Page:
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Partial Nail Avulsion For Ingrown Nail
WHAT YOU NEED TO KNOW:
A partial nail avulsion is a procedure to remove part of an ingrown nail. An ingrown nail is when the edge of your fingernail or toenail grows into the skin next to it.
WHILE YOU ARE HERE:
is a legal document that explains the tests, treatments, or procedures that you may need. Informed consent means you understand what will be done and can make decisions about what you want. You give your permission when you sign the consent form. You can have someone sign this form for you if you are not able to sign it. You have the right to understand your medical care in words you know. Before you sign the consent form, understand the risks and benefits of what will be done. Make sure all your questions are answered.
Before your procedure:
Your caregiver will give you numbing medicine by giving you shots near the nail. A tourniquet will be wrapped around your finger or toe to decrease bleeding during your procedure.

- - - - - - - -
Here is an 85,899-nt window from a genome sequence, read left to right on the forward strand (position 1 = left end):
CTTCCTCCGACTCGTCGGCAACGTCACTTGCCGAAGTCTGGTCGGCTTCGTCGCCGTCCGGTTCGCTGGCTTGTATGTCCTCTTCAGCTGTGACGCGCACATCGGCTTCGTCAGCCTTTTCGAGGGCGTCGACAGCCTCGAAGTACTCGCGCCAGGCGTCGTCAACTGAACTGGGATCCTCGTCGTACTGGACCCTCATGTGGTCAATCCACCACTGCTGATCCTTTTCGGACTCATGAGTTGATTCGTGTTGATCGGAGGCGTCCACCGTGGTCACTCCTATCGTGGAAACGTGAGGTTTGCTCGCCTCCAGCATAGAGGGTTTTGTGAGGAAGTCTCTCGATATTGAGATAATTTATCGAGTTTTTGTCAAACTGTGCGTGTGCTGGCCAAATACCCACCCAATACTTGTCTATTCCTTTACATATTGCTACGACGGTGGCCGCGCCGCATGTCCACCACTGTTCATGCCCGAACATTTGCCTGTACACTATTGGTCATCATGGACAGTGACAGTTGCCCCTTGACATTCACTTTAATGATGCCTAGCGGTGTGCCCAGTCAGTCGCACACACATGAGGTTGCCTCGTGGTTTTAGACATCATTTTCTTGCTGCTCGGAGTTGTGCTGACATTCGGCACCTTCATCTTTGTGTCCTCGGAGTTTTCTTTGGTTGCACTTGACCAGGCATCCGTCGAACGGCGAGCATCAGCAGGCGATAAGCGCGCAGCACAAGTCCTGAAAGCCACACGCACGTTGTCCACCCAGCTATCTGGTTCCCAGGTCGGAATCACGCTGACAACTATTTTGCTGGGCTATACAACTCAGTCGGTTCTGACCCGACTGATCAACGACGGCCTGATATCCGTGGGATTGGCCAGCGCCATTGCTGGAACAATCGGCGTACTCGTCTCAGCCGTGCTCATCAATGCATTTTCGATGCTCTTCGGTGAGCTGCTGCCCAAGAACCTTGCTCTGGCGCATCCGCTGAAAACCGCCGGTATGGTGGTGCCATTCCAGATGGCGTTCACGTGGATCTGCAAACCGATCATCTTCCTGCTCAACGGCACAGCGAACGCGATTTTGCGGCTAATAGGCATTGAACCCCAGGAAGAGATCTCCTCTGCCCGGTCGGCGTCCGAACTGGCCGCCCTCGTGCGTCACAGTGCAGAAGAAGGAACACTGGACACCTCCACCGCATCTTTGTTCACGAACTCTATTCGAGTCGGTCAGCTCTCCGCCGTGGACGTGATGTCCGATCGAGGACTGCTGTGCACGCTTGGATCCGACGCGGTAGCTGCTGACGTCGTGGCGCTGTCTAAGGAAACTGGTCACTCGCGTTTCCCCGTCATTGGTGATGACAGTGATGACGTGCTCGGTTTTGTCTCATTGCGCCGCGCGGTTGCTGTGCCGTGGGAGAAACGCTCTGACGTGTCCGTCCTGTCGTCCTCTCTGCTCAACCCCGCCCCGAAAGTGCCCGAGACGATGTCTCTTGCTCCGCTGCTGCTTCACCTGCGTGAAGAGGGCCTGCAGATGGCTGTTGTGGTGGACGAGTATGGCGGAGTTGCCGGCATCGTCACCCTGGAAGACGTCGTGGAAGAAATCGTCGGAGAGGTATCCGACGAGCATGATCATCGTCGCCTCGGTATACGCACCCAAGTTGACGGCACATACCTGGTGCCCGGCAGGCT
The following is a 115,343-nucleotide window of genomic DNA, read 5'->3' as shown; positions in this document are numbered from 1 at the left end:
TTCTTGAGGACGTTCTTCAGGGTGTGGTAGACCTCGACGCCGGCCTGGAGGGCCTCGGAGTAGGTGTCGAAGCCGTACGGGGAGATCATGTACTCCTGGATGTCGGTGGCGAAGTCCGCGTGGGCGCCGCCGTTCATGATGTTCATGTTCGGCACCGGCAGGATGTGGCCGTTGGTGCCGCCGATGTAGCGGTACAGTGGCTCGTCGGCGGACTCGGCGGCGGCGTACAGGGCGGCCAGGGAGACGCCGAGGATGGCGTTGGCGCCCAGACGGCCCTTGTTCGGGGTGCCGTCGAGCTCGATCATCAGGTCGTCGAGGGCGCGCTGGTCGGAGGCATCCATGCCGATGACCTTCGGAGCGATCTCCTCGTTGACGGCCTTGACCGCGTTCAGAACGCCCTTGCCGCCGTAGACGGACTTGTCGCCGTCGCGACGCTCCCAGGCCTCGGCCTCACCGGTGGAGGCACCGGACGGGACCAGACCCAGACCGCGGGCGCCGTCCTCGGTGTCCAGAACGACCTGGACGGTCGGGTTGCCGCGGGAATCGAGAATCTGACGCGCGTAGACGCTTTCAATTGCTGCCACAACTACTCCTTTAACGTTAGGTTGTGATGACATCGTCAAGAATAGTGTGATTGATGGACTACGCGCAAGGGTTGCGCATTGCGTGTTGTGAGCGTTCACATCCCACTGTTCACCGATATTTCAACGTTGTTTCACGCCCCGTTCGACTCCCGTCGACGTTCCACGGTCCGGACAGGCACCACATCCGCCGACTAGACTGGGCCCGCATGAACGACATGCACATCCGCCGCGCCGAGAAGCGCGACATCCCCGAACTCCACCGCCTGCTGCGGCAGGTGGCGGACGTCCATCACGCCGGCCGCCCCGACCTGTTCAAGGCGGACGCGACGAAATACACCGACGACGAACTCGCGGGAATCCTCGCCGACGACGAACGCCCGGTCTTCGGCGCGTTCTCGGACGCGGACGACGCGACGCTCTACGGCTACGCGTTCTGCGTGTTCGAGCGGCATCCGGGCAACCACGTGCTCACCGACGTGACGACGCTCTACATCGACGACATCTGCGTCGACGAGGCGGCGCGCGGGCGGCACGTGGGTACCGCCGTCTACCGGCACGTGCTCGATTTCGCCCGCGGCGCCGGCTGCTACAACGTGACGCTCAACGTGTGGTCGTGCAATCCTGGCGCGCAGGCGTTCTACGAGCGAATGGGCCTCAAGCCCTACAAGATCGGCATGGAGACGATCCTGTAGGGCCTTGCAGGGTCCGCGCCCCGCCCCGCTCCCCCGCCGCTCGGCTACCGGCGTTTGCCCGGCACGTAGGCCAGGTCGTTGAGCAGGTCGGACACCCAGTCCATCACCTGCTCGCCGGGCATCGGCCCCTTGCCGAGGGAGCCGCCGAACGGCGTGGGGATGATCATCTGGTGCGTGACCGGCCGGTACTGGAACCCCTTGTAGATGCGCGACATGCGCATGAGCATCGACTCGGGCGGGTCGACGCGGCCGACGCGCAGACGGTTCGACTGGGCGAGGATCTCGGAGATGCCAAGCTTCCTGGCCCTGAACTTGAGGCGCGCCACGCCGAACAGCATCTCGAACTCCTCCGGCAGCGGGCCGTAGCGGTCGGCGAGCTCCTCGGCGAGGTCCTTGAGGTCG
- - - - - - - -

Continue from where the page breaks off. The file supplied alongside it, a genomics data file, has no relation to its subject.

During your procedure:
- Your caregiver will cut from the top of the nail down to the bottom of the nail. He will use a tool to remove the nail from your finger or toe. At this time, he may also do a matricectomy.
- During a matricectomy, the caregiver destroys part of your nail matrix so that a small section of your nail stops growing. Your nail matrix is the area that your nail grows from. It is the pale or white color at the base of your nail. Most of the matrix cannot be seen because it lies underneath the skin. A chemical, laser, or instrument may be used to destroy the nail matrix.
After your procedure:
Your caregiver may put antibiotic ointment and a bandage on your finger or toe. He may want to look at your finger or toe again within 24 hours after your procedure.
After your procedure, you may have bleeding, pain, or get an infection. Your ingrown nail may happen again. You may need to have the procedure done again. You may have damage to surrounding tissue. Your nail may look disfigured, or you may have a scar. Without treatment, you may have increased pain, swelling, and infection.
CARE AGREEMENT:You have the right to help plan your care. Learn about your health condition and how it may be treated. Discuss treatment options with your caregivers to decide what care you want to receive. You always have the right to refuse treatment.
Always consult your healthcare provider to ensure the information displayed on this page applies to your personal circumstances.